Georgian phonology [was Re: About Hebrew Emphatics]
|From:||Thomas R. Wier <trwier@...>|
|Date:||Tuesday, June 8, 2004, 5:57|
From: Danny Wier <dawiertx@...>
> From: "Trebor Jung" <treborjung@...
> > Danny wrote:
> > > "What was your first? For me it was Georgian, which has p>, t>, ts>, tS>,
> > > k>, k>w, q> and q>w (one dialect, or one in another Kartvelian language,
> > > might also have a palatized version of ts>, but I don't know for sure).
> > I didn't know Georgian had labialized consonants... Do you mean Abkhaz?
> It depends on how you interpret the phonology. Orthodoxically, Georgian
> doesn't have labialized consoants, and /v/ is considered a separate phoneme.
> But /v/ becomes [w] after consonants, and it is very common after velars and
But this has nothing to do with the underlying representation. The
realization of /v/ as labialization on the preceding consonant in an
onset is a kind of regular allophonic variation. (See below)
Actually, I was speaking to Howie Aroson, who wrote this article you
are citing, about this very topic of harmonic clusters (which you are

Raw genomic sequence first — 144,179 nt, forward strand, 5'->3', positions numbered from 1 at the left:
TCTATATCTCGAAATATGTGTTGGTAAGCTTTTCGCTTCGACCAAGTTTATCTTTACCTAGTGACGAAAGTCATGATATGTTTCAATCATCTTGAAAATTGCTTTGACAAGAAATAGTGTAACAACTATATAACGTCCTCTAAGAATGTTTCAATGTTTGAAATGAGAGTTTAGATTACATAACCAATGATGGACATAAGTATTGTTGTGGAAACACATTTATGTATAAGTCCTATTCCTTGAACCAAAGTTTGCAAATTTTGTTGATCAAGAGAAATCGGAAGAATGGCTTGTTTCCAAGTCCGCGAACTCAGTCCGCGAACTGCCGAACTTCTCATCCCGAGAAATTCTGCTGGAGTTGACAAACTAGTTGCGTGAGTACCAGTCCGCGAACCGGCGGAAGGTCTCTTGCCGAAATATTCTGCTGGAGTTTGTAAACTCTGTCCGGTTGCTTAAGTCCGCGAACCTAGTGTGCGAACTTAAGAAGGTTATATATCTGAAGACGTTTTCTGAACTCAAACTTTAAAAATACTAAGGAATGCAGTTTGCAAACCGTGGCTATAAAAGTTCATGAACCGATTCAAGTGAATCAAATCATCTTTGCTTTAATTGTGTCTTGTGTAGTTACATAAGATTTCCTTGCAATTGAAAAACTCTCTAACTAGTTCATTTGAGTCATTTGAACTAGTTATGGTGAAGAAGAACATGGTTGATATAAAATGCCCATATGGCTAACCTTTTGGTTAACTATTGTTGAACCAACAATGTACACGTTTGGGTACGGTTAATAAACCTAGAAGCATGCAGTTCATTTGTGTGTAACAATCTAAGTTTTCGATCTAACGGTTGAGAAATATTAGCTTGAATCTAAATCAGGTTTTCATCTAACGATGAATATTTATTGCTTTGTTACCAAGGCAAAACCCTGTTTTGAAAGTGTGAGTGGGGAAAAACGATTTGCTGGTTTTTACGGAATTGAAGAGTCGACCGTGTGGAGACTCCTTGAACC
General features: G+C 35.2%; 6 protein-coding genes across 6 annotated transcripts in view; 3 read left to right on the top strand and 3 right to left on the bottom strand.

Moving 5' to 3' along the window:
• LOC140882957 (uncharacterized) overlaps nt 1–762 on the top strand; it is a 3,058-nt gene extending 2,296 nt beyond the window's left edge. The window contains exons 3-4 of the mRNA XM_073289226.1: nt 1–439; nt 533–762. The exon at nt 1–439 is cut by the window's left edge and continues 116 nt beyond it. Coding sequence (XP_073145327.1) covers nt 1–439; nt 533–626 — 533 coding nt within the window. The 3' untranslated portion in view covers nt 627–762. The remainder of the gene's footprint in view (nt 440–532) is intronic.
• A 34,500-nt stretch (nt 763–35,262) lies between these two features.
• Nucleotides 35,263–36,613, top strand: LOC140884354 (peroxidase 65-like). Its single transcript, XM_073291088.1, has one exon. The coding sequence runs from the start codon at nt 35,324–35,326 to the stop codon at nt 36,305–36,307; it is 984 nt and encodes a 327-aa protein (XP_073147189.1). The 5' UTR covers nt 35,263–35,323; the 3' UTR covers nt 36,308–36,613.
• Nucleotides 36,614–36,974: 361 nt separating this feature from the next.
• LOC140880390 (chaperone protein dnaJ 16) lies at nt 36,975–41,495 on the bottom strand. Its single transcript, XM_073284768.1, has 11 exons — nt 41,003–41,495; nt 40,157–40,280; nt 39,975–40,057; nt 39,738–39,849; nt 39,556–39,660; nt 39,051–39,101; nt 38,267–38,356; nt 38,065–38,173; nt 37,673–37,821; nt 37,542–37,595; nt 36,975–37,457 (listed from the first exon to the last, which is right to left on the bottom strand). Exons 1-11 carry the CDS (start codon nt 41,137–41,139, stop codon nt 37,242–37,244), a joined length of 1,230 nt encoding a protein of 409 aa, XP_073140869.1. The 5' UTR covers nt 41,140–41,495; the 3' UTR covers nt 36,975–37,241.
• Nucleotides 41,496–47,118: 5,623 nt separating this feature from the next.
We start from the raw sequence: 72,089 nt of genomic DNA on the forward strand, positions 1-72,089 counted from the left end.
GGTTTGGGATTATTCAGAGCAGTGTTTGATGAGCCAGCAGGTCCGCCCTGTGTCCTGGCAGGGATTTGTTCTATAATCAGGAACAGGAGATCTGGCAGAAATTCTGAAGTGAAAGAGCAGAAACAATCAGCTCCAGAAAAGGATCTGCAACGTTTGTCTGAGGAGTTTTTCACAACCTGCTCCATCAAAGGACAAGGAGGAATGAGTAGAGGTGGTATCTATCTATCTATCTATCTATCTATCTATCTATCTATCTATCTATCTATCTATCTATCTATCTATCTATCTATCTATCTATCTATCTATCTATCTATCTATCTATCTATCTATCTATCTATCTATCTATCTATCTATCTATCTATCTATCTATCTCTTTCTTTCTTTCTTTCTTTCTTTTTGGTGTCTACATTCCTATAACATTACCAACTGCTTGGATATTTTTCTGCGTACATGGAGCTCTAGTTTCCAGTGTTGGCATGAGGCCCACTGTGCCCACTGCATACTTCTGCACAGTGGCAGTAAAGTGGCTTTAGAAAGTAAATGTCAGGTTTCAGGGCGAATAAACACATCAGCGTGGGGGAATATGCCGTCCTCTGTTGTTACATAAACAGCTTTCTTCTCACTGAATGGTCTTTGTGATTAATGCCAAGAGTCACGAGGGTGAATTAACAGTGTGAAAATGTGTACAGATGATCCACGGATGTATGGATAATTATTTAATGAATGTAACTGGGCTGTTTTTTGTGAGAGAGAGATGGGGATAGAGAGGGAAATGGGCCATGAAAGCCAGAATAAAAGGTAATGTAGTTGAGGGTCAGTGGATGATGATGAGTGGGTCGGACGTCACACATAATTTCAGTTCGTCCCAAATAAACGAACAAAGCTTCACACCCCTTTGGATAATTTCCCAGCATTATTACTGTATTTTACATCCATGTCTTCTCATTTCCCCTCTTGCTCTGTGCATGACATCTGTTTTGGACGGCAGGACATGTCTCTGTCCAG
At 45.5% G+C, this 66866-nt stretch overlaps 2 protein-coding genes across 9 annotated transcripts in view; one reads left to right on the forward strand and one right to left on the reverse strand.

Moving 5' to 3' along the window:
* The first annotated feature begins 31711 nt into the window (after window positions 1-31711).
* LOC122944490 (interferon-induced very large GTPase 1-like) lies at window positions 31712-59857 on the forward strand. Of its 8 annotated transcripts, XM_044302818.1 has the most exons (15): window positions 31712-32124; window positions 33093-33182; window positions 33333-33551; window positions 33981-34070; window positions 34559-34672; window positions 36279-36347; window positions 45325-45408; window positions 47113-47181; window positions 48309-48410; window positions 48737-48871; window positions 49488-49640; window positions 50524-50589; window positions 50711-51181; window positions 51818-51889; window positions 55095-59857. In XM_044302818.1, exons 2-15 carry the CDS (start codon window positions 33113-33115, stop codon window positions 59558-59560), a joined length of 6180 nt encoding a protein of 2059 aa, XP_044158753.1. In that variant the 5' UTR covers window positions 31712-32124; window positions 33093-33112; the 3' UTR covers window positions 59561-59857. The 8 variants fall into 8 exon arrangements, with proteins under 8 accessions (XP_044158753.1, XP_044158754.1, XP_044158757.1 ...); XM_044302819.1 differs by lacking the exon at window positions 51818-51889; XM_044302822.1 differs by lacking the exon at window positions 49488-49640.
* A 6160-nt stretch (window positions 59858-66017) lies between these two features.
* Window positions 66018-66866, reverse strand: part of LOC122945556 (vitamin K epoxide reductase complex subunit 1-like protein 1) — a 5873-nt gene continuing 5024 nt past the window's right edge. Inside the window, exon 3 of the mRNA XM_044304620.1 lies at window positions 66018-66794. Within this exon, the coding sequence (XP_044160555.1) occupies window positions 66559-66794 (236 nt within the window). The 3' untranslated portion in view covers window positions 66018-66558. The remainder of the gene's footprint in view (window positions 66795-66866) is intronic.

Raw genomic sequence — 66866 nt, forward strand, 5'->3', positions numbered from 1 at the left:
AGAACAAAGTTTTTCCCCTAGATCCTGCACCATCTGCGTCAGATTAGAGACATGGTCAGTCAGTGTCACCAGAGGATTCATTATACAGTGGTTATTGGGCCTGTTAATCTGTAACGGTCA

presumably using as evidence for /v/ being not a separate phoneme but
a secondary feature) not three weeks ago in the class he was teaching
on Old Georgian. He does not, nor did he ever, mean to suggest that
harmonic clusters were synchronically in Georgian (old or modern)
actual unit phonemes. He does note that some people have suggested this
for a very remote reconstruction of the protolanguage, but this is not
meant to apply to any attested period of the language. For all attested
periods of the language, harmonic clusters are to be interpreted more
as constraints on root structure. By doing so, we can greatly simplify
and unify the behavior of root shapes to just (C)(C)(v)(V) (up to two
consonants and /v/ and optionally a vowel). But this has nothing
synchronically to do with the phonetic allomorphy that you were
Thomas Wier "I find it useful to meet my subjects personally,
Dept. of Linguistics because our secret police don't get it right
University of Chicago half the time." -- octogenarian Sheikh Zayed of
1010 E. 59th Street Abu Dhabi, to a French reporter.
Chicago, IL 60637
> Also, Georgian has a whole set of harmonic clusters involving a
> labial or alveolar stop, or alveolar or postalveolar affricate, followed by
> a velar or uvular stop with the same voicing-ejectivity status; this cluster
> can also be followed by /v/, which again has the value of [w].
> (Read Chapter 46 of _Phonologies of Asia and Africa: Vol. 1 and 2, Alan S.
> Kaye, editor, for more info, or better yet, go here: